Truthfully, I prolonged my urge to write this post due to this agonizing dark shadowy filter for being concerned with offering up a report that was anything but encouraging and positive in nature. I continually wrestle internally with the thought of anyone who may one day stumble upon this blog out of suffering from the recent diagnosis and or realization of being taken hostage by this sly, sinister, thief of a disease, who, in hopeful desperation, such as I was, and quite honestly still am, seeking to find those virtual pot of gold testimonies that tell the tale of miraculous short term recovery and all things back to normal in only a few short days etc.. Ok, so I might be slightly exaggerating a bit here. I admit, that I knew, and I suspect that most would, that the absolute truth regarding recovery and it's duration, would be a divergent path entangled with intermittent progress and certain regressions and that the individual results would be totally variable for each individual respectively. But, unfortunately that knowledge didn't seem to keep me from setting up an expectation that has thus far, exceed the results of my own reality. Which has, in it's own sense been a source of anxiety and frustration through the process. What has been an unexpected surprise to me during these last few months, has been the degree to which I have realized the extraordinary power and influence that emotions, and it's shadow, feelings play throughout the creation of our own unique time-space experience. 

   If for nothing else, I must bring forth the aspect that, though I still find many occasions where I become stuck in these rolling bouts of negativity and depression. There is, as I mentioned above, the other side of the 'ole proverbial coin, which is to say that I am in most certainty experiencing a progressive movement toward a healthier state of physical and mental being. One such example, is that, as of this post, which again marks six months since the removal of the tumor in my head, my body has correspondingly shed off a full 52 pounds with very little influence of my own. This single fact alone accounts for an enormous amount of positive energy, encouragement and hope for the future. Physically, I am noticing slow but sure progressions, which are granting me an ever expanding platform of freedom for which I am exceedingly grateful!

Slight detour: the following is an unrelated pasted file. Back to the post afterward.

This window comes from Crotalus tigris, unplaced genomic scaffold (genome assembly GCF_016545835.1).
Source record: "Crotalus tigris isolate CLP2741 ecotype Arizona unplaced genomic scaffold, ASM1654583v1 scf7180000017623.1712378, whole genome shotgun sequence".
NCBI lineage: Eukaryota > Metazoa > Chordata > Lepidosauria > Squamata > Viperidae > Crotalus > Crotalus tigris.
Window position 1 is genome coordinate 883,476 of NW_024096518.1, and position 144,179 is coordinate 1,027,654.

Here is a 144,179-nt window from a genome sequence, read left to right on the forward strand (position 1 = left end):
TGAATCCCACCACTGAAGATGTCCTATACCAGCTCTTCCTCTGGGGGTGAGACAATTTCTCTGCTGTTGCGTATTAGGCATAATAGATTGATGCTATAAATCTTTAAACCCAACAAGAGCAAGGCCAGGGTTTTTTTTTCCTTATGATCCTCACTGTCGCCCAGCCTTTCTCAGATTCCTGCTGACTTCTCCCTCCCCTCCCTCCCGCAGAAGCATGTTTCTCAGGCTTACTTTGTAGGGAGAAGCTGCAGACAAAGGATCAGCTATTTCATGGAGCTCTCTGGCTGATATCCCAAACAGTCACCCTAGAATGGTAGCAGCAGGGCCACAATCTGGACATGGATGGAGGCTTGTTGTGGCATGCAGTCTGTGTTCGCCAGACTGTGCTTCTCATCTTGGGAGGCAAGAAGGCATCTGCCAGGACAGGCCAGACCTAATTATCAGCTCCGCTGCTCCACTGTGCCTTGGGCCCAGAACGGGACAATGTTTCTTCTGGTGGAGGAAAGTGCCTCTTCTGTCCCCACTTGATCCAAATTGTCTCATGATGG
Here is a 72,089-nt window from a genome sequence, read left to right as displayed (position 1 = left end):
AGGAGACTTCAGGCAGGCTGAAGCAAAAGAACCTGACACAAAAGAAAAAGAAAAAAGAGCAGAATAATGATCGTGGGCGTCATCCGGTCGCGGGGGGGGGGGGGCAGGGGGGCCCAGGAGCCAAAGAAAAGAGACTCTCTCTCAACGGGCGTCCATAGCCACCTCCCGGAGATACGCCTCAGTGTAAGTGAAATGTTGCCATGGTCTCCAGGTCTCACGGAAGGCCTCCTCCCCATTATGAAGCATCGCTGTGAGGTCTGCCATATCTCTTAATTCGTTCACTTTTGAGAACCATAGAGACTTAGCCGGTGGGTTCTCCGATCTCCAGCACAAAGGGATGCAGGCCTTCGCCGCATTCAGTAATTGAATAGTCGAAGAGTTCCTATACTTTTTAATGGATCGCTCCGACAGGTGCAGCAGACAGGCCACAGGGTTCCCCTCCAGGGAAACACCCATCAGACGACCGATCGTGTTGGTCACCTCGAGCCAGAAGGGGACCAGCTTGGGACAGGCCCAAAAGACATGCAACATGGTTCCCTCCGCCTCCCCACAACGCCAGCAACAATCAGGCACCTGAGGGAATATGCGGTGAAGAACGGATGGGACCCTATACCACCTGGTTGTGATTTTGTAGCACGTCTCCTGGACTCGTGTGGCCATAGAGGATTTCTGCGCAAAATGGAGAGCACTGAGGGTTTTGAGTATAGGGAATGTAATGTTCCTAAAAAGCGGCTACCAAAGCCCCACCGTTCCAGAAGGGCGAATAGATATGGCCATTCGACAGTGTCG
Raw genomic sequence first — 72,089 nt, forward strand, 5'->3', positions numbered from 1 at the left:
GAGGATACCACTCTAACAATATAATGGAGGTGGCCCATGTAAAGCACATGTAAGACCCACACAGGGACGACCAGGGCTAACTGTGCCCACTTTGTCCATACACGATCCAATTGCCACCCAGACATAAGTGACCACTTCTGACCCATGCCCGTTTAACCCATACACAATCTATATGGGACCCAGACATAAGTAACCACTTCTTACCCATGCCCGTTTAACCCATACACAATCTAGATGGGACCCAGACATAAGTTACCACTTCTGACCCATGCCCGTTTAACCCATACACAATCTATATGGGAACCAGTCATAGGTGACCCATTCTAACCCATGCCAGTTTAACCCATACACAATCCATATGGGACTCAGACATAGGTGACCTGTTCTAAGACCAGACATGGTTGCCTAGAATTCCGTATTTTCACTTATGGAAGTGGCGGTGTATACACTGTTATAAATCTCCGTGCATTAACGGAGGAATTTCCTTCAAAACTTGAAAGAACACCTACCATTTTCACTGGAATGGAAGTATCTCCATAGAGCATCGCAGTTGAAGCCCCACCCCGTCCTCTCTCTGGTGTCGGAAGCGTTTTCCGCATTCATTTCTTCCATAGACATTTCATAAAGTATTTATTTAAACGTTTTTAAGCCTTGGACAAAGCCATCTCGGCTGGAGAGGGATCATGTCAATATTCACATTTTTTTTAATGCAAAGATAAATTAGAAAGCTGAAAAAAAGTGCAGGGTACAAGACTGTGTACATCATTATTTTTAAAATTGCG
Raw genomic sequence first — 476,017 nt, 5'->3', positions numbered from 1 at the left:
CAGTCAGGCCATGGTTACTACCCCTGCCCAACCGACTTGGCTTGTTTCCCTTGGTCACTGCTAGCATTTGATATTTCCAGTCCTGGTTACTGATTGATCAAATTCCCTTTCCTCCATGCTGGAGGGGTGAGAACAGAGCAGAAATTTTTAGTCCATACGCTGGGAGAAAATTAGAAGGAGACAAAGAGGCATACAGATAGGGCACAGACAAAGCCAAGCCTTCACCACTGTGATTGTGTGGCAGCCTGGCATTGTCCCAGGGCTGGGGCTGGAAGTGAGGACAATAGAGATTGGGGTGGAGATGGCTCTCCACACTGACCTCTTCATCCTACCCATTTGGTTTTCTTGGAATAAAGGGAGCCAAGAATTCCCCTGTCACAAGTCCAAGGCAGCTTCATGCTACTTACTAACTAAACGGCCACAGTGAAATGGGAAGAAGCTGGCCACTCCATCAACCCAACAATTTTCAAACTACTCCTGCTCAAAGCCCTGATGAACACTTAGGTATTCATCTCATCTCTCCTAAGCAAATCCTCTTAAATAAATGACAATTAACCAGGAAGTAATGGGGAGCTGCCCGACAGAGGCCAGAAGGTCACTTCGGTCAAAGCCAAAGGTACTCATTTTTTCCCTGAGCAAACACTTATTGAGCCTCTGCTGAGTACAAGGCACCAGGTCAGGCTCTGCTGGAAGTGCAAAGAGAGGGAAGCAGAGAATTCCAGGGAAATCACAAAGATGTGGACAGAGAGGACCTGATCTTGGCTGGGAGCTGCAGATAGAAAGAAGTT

Where I am at today, is by far, a leap and a half further from the burning flames of yesterday and though there is still the lingering smell of smoke and the static memory of attrition, I remain focused on the light ahead and just keep pressing on. All my efforts are devoted to finding that perfect balance between where I am at, where I have been and to where I am going armed with the knowledge that there is no place more beautiful than in this very moment. That there is a futility in striving to be anywhere other than definitively within the miracle of this present moment with its infinite array of extraordinarily precious gifts that make up the whole of my experience. There are times where I catch myself reeling with the victim oriented thought of "why me?", but have been met with the resounding conclusion of "why NOT me?!" 

   Why is it so hard to accept, sometimes, a story inclusive of trauma and strife, such that we all have in our own various ways, as a spectacular event of creative individuality, custom made for our carefully selected and star-cast performance to add that tantalizing flavor and spice to an otherwise dreadfully dull empty existence? There is in my humblest opinion a universal connection to all things and that for this very reason makes all things enormously meaningful and full of purpose as it relates to all other creatures big and small spewing forth from a point of unfathomable love and spectacular creativity! These are the thoughts that tend to offer peace to my ever so troubled soul and to settle the ongoing storm within my brain.

Monday, January 2, 2017

New Beginnings

Today seemed very appropriate for posting an update to the Cushing's Trail as it is the first day of the new year and has me, just as in all preceding years, has me reflecting on all that has transpired in my life to date and in what ways those things have affected me personally as well as the people I have shared my life with.

Today also marks the passing of three full months from the day of Surgery to remove the Putitary Tumor that is signature to Cushing's Disease.